By Mike Emmott, CIPD Employment Relations Adviser, @emmott_m
What would happen to employment law if the UK were to leave the EU? Would the legislation introduced in response to EU directives, including TUPE, working time and agency working, simply fall away overnight? Nothing seems more improbable. The likelihood is there would be very little immediate change, but rather some limited changes over time.
David Cameron has not denied reports that he is seeking to restore the “opt out” over EU employment laws secured in the 1990s by then Prime Minister John Major, telling European leaders he wants a programme of deregulation as part of his renegotiation ahead of a referendum on Britain’s EU membership. The Times quoted an unnamed senior Conservative as saying: “A big item is the return of the opt-out from social and employment legislation that would include the working time and temporary worker directives. For later on, we want a protocol and line in a future treaty saying employment conditions are the responsibility of member states”.
So it seems that the UK is currently looking for a “promise” of an opt-out, which would mean leaving detailed negotiation until after a referendum. Which draws attention to the difficulty of distinguishing between renegotiating EU membership, and a possible “Brexit”, in terms of the likely impact on employment law. Clearly the Government believes that the UK has more leverage now, with the possibility of Brexit lurking in the wings, than it would have following a “No” vote in the referendum, but the outcomes on employment law might not be all that different.
Given that Brexit would mean a return of sovereignty in the field of employment law, why shouldn’t we anticipate radical changes in legislation? This partly depends on a judgement about the political and economic relations between the UK and the rest of Europe in the event of Brexit. Even if we were to leave the EU, trade agreements (such as EFTA) would require the UK to accept the majority of EU regulations. In practice, the options for the UK would be either to join the European Economic Area (EEA), like Norway, or negotiate bilateral agreements with the EU, like Switzerland. If this happened, the UK would still have to comply with EU social and employment laws.
The suggestion that Britain should be exempted from EU employment law is likely to meet fierce resistance from other member states, whether or not the UK remains a member. France and Germany will not sign up to what they would see as “social dumping”, or cutting back on legal protections for UK workers in order to win competitive advantage. “Sovereignty” in the field of employment law - as in other areas – will be heavily constrained by the need to satisfy our trading partners, whether the UK stays in or leaves the EU.
Even if the UK left the EU, it’s not clear how this would impact on decisions taken by UK courts. Lewis Silkin have pointed out that past ECJ rulings in areas such as TUPE and discrimination have in many instances become part of UK legislation and case law and would continue in practice to influence UK law. For instance, the leading Supreme Court decision about the type of factors that might justify age discrimination depends upon ECJ reasoning. In recent cases on holiday pay the courts have read additional wording into UK legislation to give effect to ECJ decisions. And past decisions remain binding on lower courts, subject to their ability to distinguish them because the particular facts of the case are different.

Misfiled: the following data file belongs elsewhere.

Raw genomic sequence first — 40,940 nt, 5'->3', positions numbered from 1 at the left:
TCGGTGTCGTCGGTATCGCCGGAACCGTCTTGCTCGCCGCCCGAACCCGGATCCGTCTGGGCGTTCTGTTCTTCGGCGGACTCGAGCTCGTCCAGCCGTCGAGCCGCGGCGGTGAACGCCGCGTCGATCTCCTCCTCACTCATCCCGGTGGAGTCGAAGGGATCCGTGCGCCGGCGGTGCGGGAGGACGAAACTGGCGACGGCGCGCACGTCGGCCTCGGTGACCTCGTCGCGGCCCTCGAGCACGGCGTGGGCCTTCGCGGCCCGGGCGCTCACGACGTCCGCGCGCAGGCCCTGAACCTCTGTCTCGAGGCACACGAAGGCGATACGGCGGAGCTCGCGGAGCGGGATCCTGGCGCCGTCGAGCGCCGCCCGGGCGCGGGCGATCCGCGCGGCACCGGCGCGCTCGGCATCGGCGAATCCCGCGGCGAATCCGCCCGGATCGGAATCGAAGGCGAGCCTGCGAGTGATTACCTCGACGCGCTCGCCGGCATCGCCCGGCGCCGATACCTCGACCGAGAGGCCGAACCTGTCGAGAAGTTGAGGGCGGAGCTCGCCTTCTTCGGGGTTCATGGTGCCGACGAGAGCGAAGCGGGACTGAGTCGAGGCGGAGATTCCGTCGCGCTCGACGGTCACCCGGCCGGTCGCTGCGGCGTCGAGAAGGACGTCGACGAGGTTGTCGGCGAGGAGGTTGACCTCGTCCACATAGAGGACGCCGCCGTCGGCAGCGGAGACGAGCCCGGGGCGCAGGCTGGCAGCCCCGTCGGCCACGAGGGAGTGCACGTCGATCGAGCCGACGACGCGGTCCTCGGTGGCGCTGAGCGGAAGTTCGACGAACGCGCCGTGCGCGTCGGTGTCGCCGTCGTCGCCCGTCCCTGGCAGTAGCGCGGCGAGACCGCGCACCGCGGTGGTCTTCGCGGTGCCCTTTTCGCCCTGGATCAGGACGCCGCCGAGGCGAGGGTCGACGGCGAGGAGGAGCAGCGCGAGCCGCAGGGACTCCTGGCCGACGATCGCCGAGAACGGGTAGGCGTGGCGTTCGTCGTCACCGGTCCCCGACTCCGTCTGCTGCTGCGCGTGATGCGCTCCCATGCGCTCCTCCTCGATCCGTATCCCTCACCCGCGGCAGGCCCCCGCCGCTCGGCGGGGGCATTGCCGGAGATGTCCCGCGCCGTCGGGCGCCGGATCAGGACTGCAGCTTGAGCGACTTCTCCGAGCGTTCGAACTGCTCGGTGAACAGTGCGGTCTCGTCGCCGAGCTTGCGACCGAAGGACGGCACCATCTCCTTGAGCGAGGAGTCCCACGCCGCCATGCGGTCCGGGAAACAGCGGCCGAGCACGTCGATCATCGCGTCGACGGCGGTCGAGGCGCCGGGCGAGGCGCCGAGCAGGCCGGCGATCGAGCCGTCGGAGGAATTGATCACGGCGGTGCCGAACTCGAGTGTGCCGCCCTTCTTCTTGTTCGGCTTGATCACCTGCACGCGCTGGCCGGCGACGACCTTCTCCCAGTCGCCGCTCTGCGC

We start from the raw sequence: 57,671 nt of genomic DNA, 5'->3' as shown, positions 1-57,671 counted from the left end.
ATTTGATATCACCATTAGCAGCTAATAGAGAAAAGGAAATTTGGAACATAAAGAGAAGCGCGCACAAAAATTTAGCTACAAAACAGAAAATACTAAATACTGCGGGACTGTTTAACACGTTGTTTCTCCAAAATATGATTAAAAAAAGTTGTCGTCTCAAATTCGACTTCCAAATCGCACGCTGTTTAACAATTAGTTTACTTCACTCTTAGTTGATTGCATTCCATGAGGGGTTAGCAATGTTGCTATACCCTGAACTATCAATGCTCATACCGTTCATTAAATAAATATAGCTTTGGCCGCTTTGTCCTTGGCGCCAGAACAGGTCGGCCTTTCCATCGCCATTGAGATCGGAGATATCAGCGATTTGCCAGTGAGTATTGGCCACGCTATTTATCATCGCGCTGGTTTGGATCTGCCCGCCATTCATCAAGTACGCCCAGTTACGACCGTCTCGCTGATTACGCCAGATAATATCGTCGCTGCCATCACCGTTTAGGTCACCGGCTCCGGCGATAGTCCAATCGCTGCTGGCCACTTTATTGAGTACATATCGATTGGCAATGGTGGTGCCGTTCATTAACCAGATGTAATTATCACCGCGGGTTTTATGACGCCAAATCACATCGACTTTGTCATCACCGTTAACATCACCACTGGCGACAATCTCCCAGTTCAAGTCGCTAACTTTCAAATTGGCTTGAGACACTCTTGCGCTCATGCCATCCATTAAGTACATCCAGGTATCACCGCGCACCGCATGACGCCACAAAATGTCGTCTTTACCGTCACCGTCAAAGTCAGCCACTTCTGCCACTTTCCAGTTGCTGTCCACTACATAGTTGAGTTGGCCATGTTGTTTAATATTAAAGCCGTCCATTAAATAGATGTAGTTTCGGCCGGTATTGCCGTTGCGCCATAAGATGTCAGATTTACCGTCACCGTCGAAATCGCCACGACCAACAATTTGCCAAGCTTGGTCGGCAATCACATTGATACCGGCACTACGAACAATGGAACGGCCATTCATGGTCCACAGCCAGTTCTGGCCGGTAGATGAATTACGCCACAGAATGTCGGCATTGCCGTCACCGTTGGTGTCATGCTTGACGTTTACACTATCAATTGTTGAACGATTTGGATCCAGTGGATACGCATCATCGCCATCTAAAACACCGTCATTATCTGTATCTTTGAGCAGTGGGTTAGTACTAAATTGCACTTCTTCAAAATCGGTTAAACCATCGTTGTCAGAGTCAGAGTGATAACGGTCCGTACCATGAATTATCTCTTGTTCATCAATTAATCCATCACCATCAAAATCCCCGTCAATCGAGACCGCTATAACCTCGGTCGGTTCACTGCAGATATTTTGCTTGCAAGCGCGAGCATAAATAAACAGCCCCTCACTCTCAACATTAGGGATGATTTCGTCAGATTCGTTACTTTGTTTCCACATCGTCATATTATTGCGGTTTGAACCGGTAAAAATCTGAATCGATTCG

There is no doubt that some areas of employment regulation are unpopular with UK employers. Particular areas that many UK employers would like to see abandoned or amended include the regulations on working time, agency working and transfer of undertakings (TUPE). However:
There are one or two areas in which relatively modest changes might be negotiable. There would for example be significant support among UK employers for imposing a cap on discrimination claims, which are currently uncapped, though it seems unlikely that employers would push for more sweeping changes in this area. Exclusions from specific pieces of legislation for micro-employers might also be negotiable.
The direction of travel has for some time been towards the extension of family friendly rights reflecting social, workplace and technology changes.– again this was a domestic measure only and not introduced because of EU law. Similarly, in relation to maternity leave, the domestic rights already exceed the minimum required under EU law so this is unlikely to change at all.
Despite some appetite for change in these areas, getting out from under employment regulation is not UK employers’ greatest priority. Most employers are not keenly anticipating the opportunity to throw employment legislation overboard. The right to shared parental leave, for example, was supported by both the coalition Government and the Labour opposition. The same applies to extended rights to request flexible working introduced in July last year.
Research suggests that the impact of employment regulation on small employers has been overstated. And it’s possible that employer concern about the EU as the source of significant further employment regulation is becoming somewhat outdated. Why else would UK unions be contemplating withdrawing their support for EU membership?
More details about what Britain’s relationship with the EU would look like as a non-member state are likely to emerge in due course. But for now big changes to employment law look unlikely.
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What is the thinking on being able to continue to employ workers from other EU countries who currently have the right of free movement to live and who have jobs in the UK?
4 Mar, 2016 18:03
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